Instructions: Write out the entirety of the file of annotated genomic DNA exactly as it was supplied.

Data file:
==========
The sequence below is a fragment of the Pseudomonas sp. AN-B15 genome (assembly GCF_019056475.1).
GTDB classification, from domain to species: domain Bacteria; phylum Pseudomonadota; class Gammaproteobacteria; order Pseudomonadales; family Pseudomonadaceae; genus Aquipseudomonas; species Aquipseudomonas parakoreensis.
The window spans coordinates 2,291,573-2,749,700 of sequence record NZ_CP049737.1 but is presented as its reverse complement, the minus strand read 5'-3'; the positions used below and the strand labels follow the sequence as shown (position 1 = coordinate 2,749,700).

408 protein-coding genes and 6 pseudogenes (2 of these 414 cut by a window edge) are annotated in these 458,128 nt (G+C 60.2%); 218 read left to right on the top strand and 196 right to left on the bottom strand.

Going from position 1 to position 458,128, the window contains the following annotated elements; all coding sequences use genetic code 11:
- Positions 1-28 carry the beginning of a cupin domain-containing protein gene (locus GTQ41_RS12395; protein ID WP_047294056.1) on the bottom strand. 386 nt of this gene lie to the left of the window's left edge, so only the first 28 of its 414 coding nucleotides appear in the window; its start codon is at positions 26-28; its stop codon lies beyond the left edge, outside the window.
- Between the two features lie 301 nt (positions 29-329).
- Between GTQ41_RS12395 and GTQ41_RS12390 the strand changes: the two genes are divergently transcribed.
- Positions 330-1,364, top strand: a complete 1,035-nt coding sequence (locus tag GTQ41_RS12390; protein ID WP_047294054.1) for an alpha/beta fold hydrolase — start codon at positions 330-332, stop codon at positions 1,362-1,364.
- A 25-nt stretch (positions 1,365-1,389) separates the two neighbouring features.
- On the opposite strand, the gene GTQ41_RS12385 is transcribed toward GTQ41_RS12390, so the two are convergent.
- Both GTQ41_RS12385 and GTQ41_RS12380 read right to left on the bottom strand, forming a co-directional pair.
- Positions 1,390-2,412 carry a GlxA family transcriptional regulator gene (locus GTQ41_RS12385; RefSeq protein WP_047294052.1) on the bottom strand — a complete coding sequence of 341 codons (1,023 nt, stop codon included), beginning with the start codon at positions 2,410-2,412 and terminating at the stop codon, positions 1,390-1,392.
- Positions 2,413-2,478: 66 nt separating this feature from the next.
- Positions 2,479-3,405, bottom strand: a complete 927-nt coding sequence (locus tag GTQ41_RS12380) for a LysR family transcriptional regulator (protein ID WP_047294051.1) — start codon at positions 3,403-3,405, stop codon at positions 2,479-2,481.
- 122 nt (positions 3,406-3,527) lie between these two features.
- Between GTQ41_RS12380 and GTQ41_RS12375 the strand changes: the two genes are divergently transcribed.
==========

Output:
The sequence below is a fragment of the Pseudomonas sp. AN-B15 genome (assembly GCF_019056475.1).
GTDB classification, from domain to species: domain Bacteria; phylum Pseudomonadota; class Gammaproteobacteria; order Pseudomonadales; family Pseudomonadaceae; genus Aquipseudomonas; species Aquipseudomonas parakoreensis.
The window spans coordinates 2,291,573-2,749,700 of sequence record NZ_CP049737.1 but is presented as its reverse complement, the minus strand read 5'-3'; the positions used below and the strand labels follow the sequence as shown (position 1 = coordinate 2,749,700).

408 protein-coding genes and 6 pseudogenes (2 of these 414 cut by a window edge) are annotated in these 458,128 nt (G+C 60.2%); 218 read left to right on the top strand and 196 right to left on the bottom strand.

Going from position 1 to position 458,128, the window contains the following annotated elements; all coding sequences use genetic code 11:
- Positions 1-28 carry the beginning of a cupin domain-containing protein gene (locus GTQ41_RS12395; protein ID WP_047294056.1) on the bottom strand. 386 nt of this gene lie to the left of the window's left edge, so only the first 28 of its 414 coding nucleotides appear in the window; its start codon is at positions 26-28; its stop codon lies beyond the left edge, outside the window.
- Between the two features lie 301 nt (positions 29-329).
- Between GTQ41_RS12395 and GTQ41_RS12390 the strand changes: the two genes are divergently transcribed.
- Positions 330-1,364, top strand: a complete 1,035-nt coding sequence (locus tag GTQ41_RS12390; protein ID WP_047294054.1) for an alpha/beta fold hydrolase — start codon at positions 330-332, stop codon at positions 1,362-1,364.
- A 25-nt stretch (positions 1,365-1,389) separates the two neighbouring features.
- On the opposite strand, the gene GTQ41_RS12385 is transcribed toward GTQ41_RS12390, so the two are convergent.
- Both GTQ41_RS12385 and GTQ41_RS12380 read right to left on the bottom strand, forming a co-directional pair.
- Positions 1,390-2,412 carry a GlxA family transcriptional regulator gene (locus GTQ41_RS12385; RefSeq protein WP_047294052.1) on the bottom strand — a complete coding sequence of 341 codons (1,023 nt, stop codon included), beginning with the start codon at positions 2,410-2,412 and terminating at the stop codon, positions 1,390-1,392.
- Positions 2,413-2,478: 66 nt separating this feature from the next.
- Positions 2,479-3,405, bottom strand: a complete 927-nt coding sequence (locus tag GTQ41_RS12380) for a LysR family transcriptional regulator (protein ID WP_047294051.1) — start codon at positions 3,403-3,405, stop codon at positions 2,479-2,481.
- 122 nt (positions 3,406-3,527) lie between these two features.
- Between GTQ41_RS12380 and GTQ41_RS12375 the strand changes: the two genes are divergently transcribed.